Brexit: The History and the Future

Ex-Prime Minister David Cameron once said that if the UK voted to leave the European Union, it would create an ‘economic bomb’, causing seismic waves from here in Ottawa to Sydney. Recent figures seem to back that claim, as since over 17.4 million people voted to leave the EU in a shock result, we have seen great amounts of volatility in the financial markets.

Brexit – A Timeline

This timeline of the effects of Brexit on the markets since June 2016 helps to assess Mr Cameron’s claims. It traces the history of Brexit and shows how it has impacted the forex market, the FTSE and the UK 10 Year Yield. It also makes predictions as to what may happen when Britain leaves the EU on 29th March 2019.

June 2016 – The UK votes to leave the EU

When the UK voted to leave the European Union in June 2016, sterling slumped as investors began to price in two years of financial instability. However, immediately after the vote, a rise in UK exports led to the FTSE 100 (a stock index that represents the largest 100 companies on the London Stock Exchange) recovering from post-vote lows.

October 2016 – GBP’s flash crash

The UK and the EU start pre-emptive talks before the UK triggered Article 50. As ex-French President Francois Hollande warns on the effects of Brexit, the pound suffers from a flash crash.

April 2017 – May’s general election

Frustrated by a lack of parliamentary consensus around her talks with the EU, Prime Minister Theresa May calls for a snap election, hoping to increase her parliamentary majority and strengthen her negotiating hand. However, the move backfires and she loses her parliamentary majority entirely. The result causes the FTSE 100 to fall 3.64% in a week.

December 2017 – Breakthrough talks

After a year of negotiations, the EU27 finally decide that enough progress has been made in the withdrawal negotiations to move to the second stage of the process. This causes both the FTSE 100 and the UK 10 Year Yield to rally and stabilise.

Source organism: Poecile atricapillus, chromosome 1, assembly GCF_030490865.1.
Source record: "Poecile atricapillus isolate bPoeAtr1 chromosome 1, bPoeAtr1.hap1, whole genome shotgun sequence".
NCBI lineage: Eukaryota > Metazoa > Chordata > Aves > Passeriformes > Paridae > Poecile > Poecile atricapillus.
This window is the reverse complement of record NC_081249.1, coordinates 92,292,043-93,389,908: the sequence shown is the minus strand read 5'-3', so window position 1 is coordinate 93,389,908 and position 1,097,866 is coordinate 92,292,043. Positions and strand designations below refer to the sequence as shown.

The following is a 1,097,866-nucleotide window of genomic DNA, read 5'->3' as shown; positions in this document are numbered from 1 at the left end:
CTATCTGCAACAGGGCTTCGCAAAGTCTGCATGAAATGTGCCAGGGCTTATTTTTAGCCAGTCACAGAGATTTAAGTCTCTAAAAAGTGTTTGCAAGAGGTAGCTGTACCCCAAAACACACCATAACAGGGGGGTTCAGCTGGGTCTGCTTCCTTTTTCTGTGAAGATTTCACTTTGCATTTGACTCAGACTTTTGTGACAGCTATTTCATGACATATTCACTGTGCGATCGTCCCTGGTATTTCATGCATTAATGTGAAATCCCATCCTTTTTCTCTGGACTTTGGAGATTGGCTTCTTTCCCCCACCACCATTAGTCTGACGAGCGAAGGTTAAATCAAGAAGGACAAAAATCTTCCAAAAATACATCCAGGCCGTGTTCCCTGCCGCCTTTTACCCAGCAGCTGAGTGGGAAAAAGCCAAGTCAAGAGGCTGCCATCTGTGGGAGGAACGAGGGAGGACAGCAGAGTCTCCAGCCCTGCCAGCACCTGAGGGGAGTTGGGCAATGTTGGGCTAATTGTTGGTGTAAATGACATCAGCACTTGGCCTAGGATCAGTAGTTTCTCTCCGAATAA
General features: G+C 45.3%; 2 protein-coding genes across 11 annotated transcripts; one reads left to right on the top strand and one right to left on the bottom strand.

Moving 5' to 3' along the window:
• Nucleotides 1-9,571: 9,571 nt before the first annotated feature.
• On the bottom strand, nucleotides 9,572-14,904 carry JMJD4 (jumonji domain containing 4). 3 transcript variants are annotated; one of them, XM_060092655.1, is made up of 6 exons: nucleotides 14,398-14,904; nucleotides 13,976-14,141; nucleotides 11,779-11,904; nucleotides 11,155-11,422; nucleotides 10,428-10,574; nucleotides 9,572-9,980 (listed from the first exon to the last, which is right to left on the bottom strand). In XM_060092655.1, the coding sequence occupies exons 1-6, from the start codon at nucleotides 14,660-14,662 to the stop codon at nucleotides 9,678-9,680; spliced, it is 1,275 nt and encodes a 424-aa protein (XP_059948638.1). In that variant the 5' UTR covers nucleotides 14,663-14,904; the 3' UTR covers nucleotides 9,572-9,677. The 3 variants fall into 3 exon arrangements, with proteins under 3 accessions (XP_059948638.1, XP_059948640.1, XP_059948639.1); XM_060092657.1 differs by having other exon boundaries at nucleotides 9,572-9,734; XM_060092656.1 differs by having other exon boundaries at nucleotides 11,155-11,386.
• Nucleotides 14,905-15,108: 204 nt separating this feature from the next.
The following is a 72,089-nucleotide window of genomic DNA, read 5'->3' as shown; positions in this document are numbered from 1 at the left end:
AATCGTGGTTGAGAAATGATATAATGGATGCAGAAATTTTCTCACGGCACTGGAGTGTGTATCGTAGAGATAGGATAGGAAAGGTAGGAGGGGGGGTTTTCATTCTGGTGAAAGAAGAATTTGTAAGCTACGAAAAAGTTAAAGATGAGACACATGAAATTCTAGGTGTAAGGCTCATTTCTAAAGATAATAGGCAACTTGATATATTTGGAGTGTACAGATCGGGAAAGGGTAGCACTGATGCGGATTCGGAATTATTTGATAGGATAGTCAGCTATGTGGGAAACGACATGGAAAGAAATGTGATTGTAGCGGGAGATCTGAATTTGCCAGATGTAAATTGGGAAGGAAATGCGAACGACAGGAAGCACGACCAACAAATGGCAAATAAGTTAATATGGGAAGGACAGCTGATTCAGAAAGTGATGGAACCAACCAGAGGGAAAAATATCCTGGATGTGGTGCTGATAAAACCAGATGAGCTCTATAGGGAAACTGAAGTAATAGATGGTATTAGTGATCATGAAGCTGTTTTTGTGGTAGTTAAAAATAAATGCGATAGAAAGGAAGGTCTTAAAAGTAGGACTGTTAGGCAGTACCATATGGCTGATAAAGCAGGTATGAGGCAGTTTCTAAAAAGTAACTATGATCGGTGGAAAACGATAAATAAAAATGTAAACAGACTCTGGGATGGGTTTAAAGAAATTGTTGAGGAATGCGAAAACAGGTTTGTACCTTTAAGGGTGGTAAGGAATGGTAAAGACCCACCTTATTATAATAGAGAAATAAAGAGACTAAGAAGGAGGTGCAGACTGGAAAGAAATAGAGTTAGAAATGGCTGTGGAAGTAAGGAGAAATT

November 2018 – Draft Brexit agreement causes ministers to resign

Theresa May returns from Brussels with a draft Brexit agreement. However, the deal is contentious, and Brexit Secretary Dominic Raab resigns. The so-called ‘Irish backstop’ is particularly problematic and is criticised by Remainers and Leavers alike. Although GPB/USD remains stable, the FTSE 100 plummets from 7,000 to under 6,800 within days. The UK 10 Year Yield also falls sharply.

December 2018 – House of Commons votes

Unsurprisingly, the House of Commons votes down the Prime Minister’s Brexit deal, meaning that Mrs May has to return to Brussels for further talks even though the EU leaders made it clear that she would not receive a better deal than the one she was offered. With a ‘no deal Brexit’ looking more likely, the markets tumble once more, with EUR/GBP falling from 0.9 to 0.88 on the same day.

Brexit – The future

After two years of extreme economic uncertainty and market volatility, it is still unclear what type of Brexit the UK will receive. However, with only a month to go until the deadline, a ‘no deal Brexit’ appears increasingly likely. Should this be the case, we’re likely to see the value of the pound tumble sharply, much like it did following the announcement of the referendum result, when GBP/USD fell from 1.42 to 1.36 overnight.